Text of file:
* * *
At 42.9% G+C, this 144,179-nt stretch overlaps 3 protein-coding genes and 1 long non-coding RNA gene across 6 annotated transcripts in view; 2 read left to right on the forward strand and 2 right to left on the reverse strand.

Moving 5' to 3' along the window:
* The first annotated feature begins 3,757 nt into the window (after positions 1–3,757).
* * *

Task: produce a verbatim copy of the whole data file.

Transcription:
At 42.9% G+C, this 144,179-nt stretch overlaps 3 protein-coding genes and 1 long non-coding RNA gene across 6 annotated transcripts in view; 2 read left to right on the forward strand and 2 right to left on the reverse strand.

Moving 5' to 3' along the window:
* The first annotated feature begins 3,757 nt into the window (after positions 1–3,757).